James Touchi-Peters, the former conductor of the Minnesota Philharmonic, started a social network for wealthy socialites. Membership costs $9,000, plus an annual fee of $3,000.
If there’s one thing rich people love more than having money, it’s talking about money with other people who also have money. Thus the existence of country clubs, golf courses, gentleman’s clubs, and now, an exclusive social network that costs $9,000 to join, plus $3,000 a year thereafter, called Netropolitan. There you can discuss “fine wine, fancy cars, and lucrative business decisions without judgment," which sounds more like what regular people think rich people talk about than what they actually do.
The social network is the brainchild of James Touchi-Peters, the former conductor of the Minnesota Philharmonic Orchestra, who I was surprised to learn rakes in enough dough to qualify as wealthy. The site’s biggest draw, besides its exclusivity, is its promise to be ad-free and totally private to outsiders, although a list of members is readily available once you get into the site. I gave James a call the morning after the site finally went live to figure out if this is a great idea for rich people, or an even better idea for bilking the middle class out of nine grand.
VICE: So you guys launched Netropolitan yesterday, yeah?
James Touchi-Peters: That’s correct.
How’s the response been?
It has exceeded our expectations. I mean, our business model is relatively unique, and because of that we knew we were going to get some attention, but we did not expect this. We really didn’t.
Very cool. What about your business model will lead to success?
This whole thing started because when I was traveling in my work, I wanted to get in on a social event where basically I could meet people like myself. I know this is a very arrogant thing to say, but I’m an orchestra conductor and I finally had to realize, my life isn’t like most other peoples’. It isn’t. So I was looking for a place online where I could socialize where people kind of have the same experiences I have had, and I couldn’t find it. Then as I did research to decide whether this would maybe be a viable idea, the one thing that really shocked me—and I’m still shocked by this—is that [no social networks have] used the one model that everyone’s been using in the real world for at least the last 100 years, and that is charging a fee substantial enough to vet the members when they join. I’m still astonished that no one had tried this previously.
So why $9,000? Why not, like, $50,000?
We spent two years dealing with the answer to that question. This was ultimately our logic: We wanted to come up with a figure that was high enough that would discourage most of the people who aren’t in our target demographic, but at the same time, low enough so that those people wouldn’t be intimidated because the business model is new. I’ve had several people tell me—this may surprise you—I’ve had several people tell me they don’t think the fee is high enough. I don’t know if you’ve researched or know anything about fees to real world social clubs or country clubs, most of them charge many multiples of what we’re charging. We thought, because the business model is new online, we couldn’t really go that route. So there’s other minor adjustments in there, but that was the basic formula of coming up with the $9,000 figure.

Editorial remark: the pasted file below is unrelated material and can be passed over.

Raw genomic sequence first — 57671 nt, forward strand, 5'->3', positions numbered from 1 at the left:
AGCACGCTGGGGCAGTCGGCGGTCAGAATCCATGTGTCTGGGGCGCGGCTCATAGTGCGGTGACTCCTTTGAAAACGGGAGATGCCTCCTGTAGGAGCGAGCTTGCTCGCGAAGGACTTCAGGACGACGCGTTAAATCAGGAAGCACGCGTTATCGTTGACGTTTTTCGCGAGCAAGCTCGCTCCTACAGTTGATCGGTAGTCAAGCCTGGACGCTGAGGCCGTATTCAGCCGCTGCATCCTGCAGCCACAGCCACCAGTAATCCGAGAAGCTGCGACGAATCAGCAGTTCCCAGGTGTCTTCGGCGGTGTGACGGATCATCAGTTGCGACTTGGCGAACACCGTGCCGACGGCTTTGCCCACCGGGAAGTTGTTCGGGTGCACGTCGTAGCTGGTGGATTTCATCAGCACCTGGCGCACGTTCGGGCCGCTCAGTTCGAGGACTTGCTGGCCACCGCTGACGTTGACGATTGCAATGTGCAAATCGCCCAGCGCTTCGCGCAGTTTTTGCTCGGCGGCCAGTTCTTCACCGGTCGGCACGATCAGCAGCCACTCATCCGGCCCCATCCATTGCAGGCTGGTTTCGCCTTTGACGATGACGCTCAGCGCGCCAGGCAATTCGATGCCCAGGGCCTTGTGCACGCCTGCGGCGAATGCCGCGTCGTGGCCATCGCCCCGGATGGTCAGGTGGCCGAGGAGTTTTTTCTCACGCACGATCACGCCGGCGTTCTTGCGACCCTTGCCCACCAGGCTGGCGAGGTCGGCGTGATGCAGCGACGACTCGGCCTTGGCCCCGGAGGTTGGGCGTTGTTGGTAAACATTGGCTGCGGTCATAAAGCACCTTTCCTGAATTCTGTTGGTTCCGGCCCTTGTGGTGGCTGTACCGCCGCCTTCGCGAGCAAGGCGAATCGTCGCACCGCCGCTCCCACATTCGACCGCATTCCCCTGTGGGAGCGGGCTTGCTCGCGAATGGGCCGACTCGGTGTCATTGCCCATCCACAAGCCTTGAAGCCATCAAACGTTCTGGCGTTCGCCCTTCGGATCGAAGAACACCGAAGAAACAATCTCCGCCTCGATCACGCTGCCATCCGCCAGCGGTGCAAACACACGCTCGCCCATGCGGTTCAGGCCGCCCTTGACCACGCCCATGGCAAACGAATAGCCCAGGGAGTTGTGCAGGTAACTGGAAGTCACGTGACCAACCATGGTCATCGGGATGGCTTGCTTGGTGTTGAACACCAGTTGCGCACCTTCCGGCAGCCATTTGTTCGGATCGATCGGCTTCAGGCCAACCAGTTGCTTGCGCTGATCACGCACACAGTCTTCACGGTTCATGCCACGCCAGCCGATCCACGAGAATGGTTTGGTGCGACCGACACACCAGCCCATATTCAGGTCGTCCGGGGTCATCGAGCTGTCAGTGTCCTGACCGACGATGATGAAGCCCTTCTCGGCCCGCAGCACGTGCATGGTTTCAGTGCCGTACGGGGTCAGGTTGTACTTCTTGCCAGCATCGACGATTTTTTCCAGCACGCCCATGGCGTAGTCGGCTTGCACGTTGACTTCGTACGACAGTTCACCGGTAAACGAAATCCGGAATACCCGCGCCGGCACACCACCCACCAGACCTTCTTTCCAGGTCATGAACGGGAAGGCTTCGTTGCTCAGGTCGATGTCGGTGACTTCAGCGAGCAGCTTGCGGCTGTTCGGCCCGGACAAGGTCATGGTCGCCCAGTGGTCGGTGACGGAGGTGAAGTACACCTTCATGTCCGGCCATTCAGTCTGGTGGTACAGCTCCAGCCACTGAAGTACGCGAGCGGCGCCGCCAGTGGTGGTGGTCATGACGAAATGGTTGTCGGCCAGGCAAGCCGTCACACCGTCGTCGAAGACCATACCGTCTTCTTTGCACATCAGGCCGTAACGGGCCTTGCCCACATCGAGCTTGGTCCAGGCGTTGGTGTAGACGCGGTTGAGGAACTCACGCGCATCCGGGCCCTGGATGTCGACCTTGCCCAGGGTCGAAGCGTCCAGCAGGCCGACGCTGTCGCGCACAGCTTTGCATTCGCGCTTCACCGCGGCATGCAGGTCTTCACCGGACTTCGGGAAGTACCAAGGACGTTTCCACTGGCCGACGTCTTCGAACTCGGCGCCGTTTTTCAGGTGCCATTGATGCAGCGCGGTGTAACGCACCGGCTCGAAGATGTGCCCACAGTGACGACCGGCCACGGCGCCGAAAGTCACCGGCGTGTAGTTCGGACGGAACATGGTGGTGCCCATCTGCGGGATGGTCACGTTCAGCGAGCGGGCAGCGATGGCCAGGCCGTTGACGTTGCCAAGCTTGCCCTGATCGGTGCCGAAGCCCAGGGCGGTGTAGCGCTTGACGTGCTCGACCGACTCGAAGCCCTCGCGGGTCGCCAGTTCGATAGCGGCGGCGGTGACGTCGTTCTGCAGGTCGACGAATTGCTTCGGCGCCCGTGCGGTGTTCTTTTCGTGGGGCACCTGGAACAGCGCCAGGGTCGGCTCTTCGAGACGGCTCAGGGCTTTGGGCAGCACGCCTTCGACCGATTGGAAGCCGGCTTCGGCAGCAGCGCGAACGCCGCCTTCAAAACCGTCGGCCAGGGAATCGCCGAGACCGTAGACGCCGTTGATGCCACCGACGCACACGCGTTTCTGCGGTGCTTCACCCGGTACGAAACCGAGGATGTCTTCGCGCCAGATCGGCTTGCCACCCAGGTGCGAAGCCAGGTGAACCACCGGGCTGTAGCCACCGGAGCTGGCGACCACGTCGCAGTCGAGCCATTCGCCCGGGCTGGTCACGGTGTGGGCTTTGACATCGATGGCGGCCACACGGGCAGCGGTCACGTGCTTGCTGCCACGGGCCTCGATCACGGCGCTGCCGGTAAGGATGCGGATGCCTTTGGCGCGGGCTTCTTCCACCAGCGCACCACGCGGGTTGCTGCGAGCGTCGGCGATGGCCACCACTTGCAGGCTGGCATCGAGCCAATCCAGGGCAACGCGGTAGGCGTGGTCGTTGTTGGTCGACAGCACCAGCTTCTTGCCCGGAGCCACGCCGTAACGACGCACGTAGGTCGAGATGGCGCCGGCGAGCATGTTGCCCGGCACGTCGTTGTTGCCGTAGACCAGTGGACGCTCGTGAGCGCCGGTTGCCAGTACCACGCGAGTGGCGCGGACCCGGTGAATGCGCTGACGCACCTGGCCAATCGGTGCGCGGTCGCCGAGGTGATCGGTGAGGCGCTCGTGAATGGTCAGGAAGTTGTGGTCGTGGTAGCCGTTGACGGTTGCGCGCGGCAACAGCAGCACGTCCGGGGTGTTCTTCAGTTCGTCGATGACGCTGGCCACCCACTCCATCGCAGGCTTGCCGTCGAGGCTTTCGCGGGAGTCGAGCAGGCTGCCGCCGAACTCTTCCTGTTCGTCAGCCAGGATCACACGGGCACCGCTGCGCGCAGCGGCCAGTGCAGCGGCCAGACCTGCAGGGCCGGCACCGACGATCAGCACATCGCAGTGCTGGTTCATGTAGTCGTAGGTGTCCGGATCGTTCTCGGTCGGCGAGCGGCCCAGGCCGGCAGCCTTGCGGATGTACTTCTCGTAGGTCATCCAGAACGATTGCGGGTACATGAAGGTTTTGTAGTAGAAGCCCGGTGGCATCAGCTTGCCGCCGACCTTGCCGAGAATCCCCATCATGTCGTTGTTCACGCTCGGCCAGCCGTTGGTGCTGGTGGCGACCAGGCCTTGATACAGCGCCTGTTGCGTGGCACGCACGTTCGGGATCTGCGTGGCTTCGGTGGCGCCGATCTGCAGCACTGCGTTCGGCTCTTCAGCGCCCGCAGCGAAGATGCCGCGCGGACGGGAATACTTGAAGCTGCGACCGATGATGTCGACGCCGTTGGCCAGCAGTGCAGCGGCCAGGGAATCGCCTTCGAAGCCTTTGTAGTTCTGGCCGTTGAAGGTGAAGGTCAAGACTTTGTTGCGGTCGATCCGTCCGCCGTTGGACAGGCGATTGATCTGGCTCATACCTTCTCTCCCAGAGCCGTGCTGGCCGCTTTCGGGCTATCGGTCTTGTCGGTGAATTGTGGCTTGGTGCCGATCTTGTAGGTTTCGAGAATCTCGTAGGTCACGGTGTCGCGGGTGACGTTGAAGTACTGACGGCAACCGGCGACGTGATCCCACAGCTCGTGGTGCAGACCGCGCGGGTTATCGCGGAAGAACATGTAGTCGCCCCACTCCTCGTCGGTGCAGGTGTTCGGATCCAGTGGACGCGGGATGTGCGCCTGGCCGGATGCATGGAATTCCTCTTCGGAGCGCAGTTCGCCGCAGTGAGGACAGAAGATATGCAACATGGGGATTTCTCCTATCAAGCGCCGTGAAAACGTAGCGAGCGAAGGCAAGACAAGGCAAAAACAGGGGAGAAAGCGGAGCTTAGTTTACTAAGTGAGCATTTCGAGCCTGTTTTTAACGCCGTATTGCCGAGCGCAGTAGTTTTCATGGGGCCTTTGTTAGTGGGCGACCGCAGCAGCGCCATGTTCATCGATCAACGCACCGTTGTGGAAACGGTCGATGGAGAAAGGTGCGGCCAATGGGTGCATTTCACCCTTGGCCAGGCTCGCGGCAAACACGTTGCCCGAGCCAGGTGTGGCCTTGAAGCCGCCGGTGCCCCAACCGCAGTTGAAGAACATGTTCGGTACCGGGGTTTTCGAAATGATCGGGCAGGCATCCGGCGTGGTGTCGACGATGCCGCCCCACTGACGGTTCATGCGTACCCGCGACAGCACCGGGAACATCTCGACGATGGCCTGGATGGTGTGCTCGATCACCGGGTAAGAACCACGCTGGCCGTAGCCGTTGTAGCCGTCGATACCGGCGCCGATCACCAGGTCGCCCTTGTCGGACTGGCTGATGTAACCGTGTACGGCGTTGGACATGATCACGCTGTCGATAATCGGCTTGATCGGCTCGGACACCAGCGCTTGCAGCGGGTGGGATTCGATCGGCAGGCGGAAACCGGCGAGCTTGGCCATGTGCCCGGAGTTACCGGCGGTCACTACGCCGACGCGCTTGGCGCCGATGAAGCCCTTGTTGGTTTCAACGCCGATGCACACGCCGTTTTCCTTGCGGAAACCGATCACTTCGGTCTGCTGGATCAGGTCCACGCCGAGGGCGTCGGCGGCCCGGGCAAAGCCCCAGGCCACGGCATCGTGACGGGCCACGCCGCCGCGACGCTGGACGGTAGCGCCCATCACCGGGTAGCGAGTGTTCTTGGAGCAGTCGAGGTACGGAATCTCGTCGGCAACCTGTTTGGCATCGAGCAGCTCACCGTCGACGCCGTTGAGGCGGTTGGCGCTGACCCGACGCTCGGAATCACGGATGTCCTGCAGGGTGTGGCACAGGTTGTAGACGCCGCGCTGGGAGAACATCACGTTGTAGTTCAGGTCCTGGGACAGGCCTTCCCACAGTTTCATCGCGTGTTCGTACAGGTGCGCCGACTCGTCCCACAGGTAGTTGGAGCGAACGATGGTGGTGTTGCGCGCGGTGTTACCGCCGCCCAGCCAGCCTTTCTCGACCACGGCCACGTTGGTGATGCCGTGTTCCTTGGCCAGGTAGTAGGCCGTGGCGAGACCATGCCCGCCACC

I see. So, I was reading through it and you have a big emphasis on privacy. But if the membership is private, how will I know which of my friends are on the site before I want to connect to it? Or is it just like, you go on and there’s other rich people there and you connect with random rich people?
The idea for the site—and this occurred to me just this morning, I have to go check the sales site because I don’t know if it says this—it’s your standard, typical social network, except the one change we made is that instead of using the friend method that people are used to usually reciprocally confirming relationships, we’re using the follower method. We assume that most people are going to join the site to meet other people.
So it’s more like Twitter.
We’re assuming most people are going to join not to talk to their friends, but actually, to engage with people they do not know.
It said online that you started with a pool of members. How did you choose those members?
Those were friends of friends of friends. We also contacted various organizations, too—some real world social clubs, that sort of thing. Essentially, we gave them free memberships to start. Those people are all basically pre-qualified and pre-vetted, so we were comfortable with them being in the service. Now that we’ve actually opened for sales yesterday, from this point on, we’re not going to even talk about the number of people in the network. We were before Tuesday, but not now.
Isn’t there sort of a risk that anybody who can pull together $9,000—like, if TMZ or something pulls together $9,000 and gets a membership—they could just see all of the members and post a list or something. Isn’t that a security fear?
That could happen. But they’ll never get any confirmation or denial from us about who the members are. So, yes, we are aware that that could happen. Also, some people said, “Well, $9,000 might not vet your target demographic.” But my feeling about that is, as long as somebody pays the initiation fee and as long as they get in the network and actually behave themselves and don’t act like an idiot, we’re happy to have them.
I see. What kind of demographic are we talking? I imagine that billionaires don’t especially care about millionaires. What’s the lowest income level that should be joining this site?